I was never a fan of the pre-OS X version of Mac OS, I liked the Windows 95 Taskbar to see running applications vs. the pre-OS X application pull-down menu, and Windows 95+98 was a better multitasker than Mac OS 9.x and below in my experience. But to call out as the best example of UI you didn't like in the old Mac OS the naming of the file manager is just kinda crazy.

The part about giving away the original iMac to mom, then buying her another one
Mrs. Petzold goes from this:

To this
It's not clear how long mom had the Bondi blue iMac before the power supply died, but up until that point she must have been using it for email quite well because then Mr. Petzold goes out and buys her another one. The first domed iMac goes on sale on January 7, 2002, with the final revision being released on November 18, 2003, putting the original iMac between 3.4 and 5.3 years old. Since there are no clues, I'll average them and say the original iMac was 4.3 years old. That doesn't seem unreasonably old for a dead power supply, even on the low end of 3.4 years old, not bad at all, especially with power supplies easily fried with electrical events if not properly protected. But somehow it is suggested that the life of the power supply has any bearing on if Macs "just work", like somehow Mac hardware is magically immune to failure. From my experience with the original iMac, my last company had a slot-loading iMac for browser compatibility testing, and that was either purchased in 1999 or mid 2000. When I left the company in early 2005, it was still going strong because it was running on my desk until a couple weeks before I left, so that puts it at 5-6 years old. My data point is only one of many, as is Mr. Petzold's, but this anecdote on power supply failure only makes me ask another question. If the original iMac was so hated, why would you buy mom another newer one? Was a Windows XP box so bad?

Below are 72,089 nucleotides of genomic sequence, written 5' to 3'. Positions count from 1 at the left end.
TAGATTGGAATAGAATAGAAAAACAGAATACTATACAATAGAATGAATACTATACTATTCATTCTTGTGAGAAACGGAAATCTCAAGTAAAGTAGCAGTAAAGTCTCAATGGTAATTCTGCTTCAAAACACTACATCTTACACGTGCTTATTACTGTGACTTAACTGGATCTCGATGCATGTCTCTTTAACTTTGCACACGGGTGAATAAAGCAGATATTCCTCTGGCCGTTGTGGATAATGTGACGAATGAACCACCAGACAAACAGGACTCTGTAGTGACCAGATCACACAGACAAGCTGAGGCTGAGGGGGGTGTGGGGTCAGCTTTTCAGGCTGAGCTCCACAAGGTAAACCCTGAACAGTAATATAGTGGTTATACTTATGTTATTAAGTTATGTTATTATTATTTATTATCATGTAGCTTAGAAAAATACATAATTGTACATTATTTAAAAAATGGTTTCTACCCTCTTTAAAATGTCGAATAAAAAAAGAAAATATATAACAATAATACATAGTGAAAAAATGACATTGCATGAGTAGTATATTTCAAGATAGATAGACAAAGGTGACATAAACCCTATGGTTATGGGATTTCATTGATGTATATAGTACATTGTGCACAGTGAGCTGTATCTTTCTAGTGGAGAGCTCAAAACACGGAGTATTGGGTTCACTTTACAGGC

The part where Mac OS X 10.2 Jaguar should have no bugs, and won't be updated
This is the part where I start to get angry, let me quote some:
For awhile she had a problem where certain spam emails would hang the email program upon viewing, but they couldn't be deleted without first being viewed. (Gosh, that was fun.) Presumably some patch to fix this little problem is among the 100 megabytes of updates waiting to be downloaded and installed, but my mother has a dial-up and we're forced to forego this 100 meg download. And besides, the slogan isn't "It just works with 100 megabytes of updates."